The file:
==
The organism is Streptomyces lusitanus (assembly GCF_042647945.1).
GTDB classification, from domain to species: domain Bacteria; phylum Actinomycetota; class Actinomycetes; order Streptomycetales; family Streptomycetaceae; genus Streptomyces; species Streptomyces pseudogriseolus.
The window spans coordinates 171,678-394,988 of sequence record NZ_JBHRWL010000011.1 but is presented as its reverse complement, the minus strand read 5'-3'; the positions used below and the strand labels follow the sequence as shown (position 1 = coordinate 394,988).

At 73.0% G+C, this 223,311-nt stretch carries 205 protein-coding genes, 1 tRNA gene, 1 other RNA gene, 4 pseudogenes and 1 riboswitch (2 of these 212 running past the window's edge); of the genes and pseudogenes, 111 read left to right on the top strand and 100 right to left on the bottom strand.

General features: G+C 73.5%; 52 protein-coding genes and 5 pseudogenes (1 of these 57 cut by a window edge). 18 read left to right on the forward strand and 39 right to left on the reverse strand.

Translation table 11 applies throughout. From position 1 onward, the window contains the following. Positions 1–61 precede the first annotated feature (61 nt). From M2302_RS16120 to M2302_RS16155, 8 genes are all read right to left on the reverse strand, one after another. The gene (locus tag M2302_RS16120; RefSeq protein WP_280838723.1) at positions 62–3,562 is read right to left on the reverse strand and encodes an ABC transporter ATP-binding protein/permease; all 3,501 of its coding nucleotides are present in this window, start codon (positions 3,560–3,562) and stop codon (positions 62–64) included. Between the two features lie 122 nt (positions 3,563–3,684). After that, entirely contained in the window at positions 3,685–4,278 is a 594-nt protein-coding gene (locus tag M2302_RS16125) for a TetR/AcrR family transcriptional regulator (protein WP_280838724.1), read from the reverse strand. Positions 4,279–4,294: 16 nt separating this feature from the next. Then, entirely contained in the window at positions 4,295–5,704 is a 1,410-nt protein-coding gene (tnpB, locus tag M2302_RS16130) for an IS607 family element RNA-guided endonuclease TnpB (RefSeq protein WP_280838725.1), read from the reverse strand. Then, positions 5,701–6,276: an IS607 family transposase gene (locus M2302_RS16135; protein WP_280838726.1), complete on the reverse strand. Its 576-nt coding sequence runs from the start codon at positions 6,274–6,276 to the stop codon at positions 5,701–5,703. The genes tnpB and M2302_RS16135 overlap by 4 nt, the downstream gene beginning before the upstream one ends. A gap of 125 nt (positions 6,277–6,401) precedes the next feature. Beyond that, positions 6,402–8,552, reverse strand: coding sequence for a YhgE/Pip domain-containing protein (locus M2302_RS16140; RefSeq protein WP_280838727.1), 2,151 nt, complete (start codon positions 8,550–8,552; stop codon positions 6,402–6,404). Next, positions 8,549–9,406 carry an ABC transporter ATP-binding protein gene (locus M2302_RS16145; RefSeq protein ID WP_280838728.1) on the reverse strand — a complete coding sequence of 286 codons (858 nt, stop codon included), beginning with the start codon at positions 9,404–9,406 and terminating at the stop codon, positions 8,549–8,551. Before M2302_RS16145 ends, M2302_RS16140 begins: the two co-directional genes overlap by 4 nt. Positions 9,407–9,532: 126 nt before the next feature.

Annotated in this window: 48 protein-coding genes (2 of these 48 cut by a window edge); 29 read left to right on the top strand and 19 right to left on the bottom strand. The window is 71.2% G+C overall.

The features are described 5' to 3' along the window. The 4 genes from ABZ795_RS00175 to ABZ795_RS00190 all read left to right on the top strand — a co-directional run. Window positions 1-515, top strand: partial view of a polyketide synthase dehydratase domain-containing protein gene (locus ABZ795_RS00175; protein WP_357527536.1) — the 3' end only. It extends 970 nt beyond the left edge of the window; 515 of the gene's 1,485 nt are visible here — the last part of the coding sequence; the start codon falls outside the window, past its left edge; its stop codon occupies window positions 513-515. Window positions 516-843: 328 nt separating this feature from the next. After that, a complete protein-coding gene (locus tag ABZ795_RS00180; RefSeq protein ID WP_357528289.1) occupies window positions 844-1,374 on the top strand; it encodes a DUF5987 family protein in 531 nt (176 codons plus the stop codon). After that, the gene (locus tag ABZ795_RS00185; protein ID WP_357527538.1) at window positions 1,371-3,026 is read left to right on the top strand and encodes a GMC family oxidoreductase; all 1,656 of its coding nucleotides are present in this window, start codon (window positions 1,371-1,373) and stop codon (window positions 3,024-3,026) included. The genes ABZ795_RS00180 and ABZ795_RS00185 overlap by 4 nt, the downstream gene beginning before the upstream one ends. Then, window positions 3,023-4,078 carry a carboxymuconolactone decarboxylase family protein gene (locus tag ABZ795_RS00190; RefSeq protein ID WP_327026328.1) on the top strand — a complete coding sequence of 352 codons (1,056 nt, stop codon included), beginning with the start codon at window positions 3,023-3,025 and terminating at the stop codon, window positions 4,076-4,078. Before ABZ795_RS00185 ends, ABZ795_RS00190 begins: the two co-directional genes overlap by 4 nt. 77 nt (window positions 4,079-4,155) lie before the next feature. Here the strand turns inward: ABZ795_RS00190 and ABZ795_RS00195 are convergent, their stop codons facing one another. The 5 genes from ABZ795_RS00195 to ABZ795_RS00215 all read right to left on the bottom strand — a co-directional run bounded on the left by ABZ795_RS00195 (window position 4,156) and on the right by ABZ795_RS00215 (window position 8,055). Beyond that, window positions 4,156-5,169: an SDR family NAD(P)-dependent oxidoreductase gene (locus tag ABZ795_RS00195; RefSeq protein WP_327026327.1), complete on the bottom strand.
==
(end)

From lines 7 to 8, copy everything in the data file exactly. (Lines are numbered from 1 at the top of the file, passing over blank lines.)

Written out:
Annotated in this window: 48 protein-coding genes (2 of these 48 cut by a window edge); 29 read left to right on the top strand and 19 right to left on the bottom strand. The window is 71.2% G+C overall.

The features are described 5' to 3' along the window. The 4 genes from ABZ795_RS00175 to ABZ795_RS00190 all read left to right on the top strand — a co-directional run. Window positions 1-515, top strand: partial view of a polyketide synthase dehydratase domain-containing protein gene (locus ABZ795_RS00175; protein WP_357527536.1) — the 3' end only. It extends 970 nt beyond the left edge of the window; 515 of the gene's 1,485 nt are visible here — the last part of the coding sequence; the start codon falls outside the window, past its left edge; its stop codon occupies window positions 513-515. Window positions 516-843: 328 nt separating this feature from the next. After that, a complete protein-coding gene (locus tag ABZ795_RS00180; RefSeq protein ID WP_357528289.1) occupies window positions 844-1,374 on the top strand; it encodes a DUF5987 family protein in 531 nt (176 codons plus the stop codon). After that, the gene (locus tag ABZ795_RS00185; protein ID WP_357527538.1) at window positions 1,371-3,026 is read left to right on the top strand and encodes a GMC family oxidoreductase; all 1,656 of its coding nucleotides are present in this window, start codon (window positions 1,371-1,373) and stop codon (window positions 3,024-3,026) included. The genes ABZ795_RS00180 and ABZ795_RS00185 overlap by 4 nt, the downstream gene beginning before the upstream one ends. Then, window positions 3,023-4,078 carry a carboxymuconolactone decarboxylase family protein gene (locus tag ABZ795_RS00190; RefSeq protein ID WP_327026328.1) on the top strand — a complete coding sequence of 352 codons (1,056 nt, stop codon included), beginning with the start codon at window positions 3,023-3,025 and terminating at the stop codon, window positions 4,076-4,078. Before ABZ795_RS00185 ends, ABZ795_RS00190 begins: the two co-directional genes overlap by 4 nt. 77 nt (window positions 4,079-4,155) lie before the next feature. Here the strand turns inward: ABZ795_RS00190 and ABZ795_RS00195 are convergent, their stop codons facing one another. The 5 genes from ABZ795_RS00195 to ABZ795_RS00215 all read right to left on the bottom strand — a co-directional run bounded on the left by ABZ795_RS00195 (window position 4,156) and on the right by ABZ795_RS00215 (window position 8,055). Beyond that, window positions 4,156-5,169: an SDR family NAD(P)-dependent oxidoreductase gene (locus tag ABZ795_RS00195; RefSeq protein WP_327026327.1), complete on the bottom strand.